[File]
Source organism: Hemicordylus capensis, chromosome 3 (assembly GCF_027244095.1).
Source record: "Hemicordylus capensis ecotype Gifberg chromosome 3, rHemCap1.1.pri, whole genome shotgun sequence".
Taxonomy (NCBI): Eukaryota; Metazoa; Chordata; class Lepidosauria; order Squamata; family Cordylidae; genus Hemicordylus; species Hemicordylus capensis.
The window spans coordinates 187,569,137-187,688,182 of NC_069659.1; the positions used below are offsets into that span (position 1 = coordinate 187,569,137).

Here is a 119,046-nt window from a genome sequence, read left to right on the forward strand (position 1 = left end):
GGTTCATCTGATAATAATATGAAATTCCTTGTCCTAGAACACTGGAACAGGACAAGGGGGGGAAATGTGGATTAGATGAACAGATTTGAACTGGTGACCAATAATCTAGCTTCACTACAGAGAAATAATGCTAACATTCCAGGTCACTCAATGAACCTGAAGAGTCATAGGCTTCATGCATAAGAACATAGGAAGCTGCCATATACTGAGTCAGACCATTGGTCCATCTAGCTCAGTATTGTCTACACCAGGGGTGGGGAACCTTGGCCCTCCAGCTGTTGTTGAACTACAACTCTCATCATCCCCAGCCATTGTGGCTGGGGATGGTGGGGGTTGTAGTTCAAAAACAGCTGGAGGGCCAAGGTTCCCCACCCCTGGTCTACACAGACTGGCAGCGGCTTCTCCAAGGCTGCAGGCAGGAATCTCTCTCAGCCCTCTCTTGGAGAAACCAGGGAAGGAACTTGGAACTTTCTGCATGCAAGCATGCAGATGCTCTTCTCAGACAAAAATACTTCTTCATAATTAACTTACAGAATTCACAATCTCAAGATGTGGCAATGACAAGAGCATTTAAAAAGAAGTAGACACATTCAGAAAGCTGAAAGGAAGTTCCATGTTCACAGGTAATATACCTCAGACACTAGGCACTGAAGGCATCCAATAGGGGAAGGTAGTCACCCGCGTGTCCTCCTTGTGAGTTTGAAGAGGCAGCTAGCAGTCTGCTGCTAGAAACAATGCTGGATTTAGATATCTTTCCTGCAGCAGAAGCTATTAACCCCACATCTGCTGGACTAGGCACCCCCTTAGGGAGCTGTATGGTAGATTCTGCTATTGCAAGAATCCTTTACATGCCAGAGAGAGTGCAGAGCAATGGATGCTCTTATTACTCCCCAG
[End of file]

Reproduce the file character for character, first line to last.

Source organism: Hemicordylus capensis, chromosome 3 (assembly GCF_027244095.1).
Source record: "Hemicordylus capensis ecotype Gifberg chromosome 3, rHemCap1.1.pri, whole genome shotgun sequence".
Taxonomy (NCBI): Eukaryota; Metazoa; Chordata; class Lepidosauria; order Squamata; family Cordylidae; genus Hemicordylus; species Hemicordylus capensis.
The window spans coordinates 187,569,137-187,688,182 of NC_069659.1; the positions used below are offsets into that span (position 1 = coordinate 187,569,137).

Here is a 119,046-nt window from a genome sequence, read left to right on the forward strand (position 1 = left end):
GGTTCATCTGATAATAATATGAAATTCCTTGTCCTAGAACACTGGAACAGGACAAGGGGGGGAAATGTGGATTAGATGAACAGATTTGAACTGGTGACCAATAATCTAGCTTCACTACAGAGAAATAATGCTAACATTCCAGGTCACTCAATGAACCTGAAGAGTCATAGGCTTCATGCATAAGAACATAGGAAGCTGCCATATACTGAGTCAGACCATTGGTCCATCTAGCTCAGTATTGTCTACACCAGGGGTGGGGAACCTTGGCCCTCCAGCTGTTGTTGAACTACAACTCTCATCATCCCCAGCCATTGTGGCTGGGGATGGTGGGGGTTGTAGTTCAAAAACAGCTGGAGGGCCAAGGTTCCCCACCCCTGGTCTACACAGACTGGCAGCGGCTTCTCCAAGGCTGCAGGCAGGAATCTCTCTCAGCCCTCTCTTGGAGAAACCAGGGAAGGAACTTGGAACTTTCTGCATGCAAGCATGCAGATGCTCTTCTCAGACAAAAATACTTCTTCATAATTAACTTACAGAATTCACAATCTCAAGATGTGGCAATGACAAGAGCATTTAAAAAGAAGTAGACACATTCAGAAAGCTGAAAGGAAGTTCCATGTTCACAGGTAATATACCTCAGACACTAGGCACTGAAGGCATCCAATAGGGGAAGGTAGTCACCCGCGTGTCCTCCTTGTGAGTTTGAAGAGGCAGCTAGCAGTCTGCTGCTAGAAACAATGCTGGATTTAGATATCTTTCCTGCAGCAGAAGCTATTAACCCCACATCTGCTGGACTAGGCACCCCCTTAGGGAGCTGTATGGTAGATTCTGCTATTGCAAGAATCCTTTACATGCCAGAGAGAGTGCAGAGCAATGGATGCTCTTATTACTCCCCAG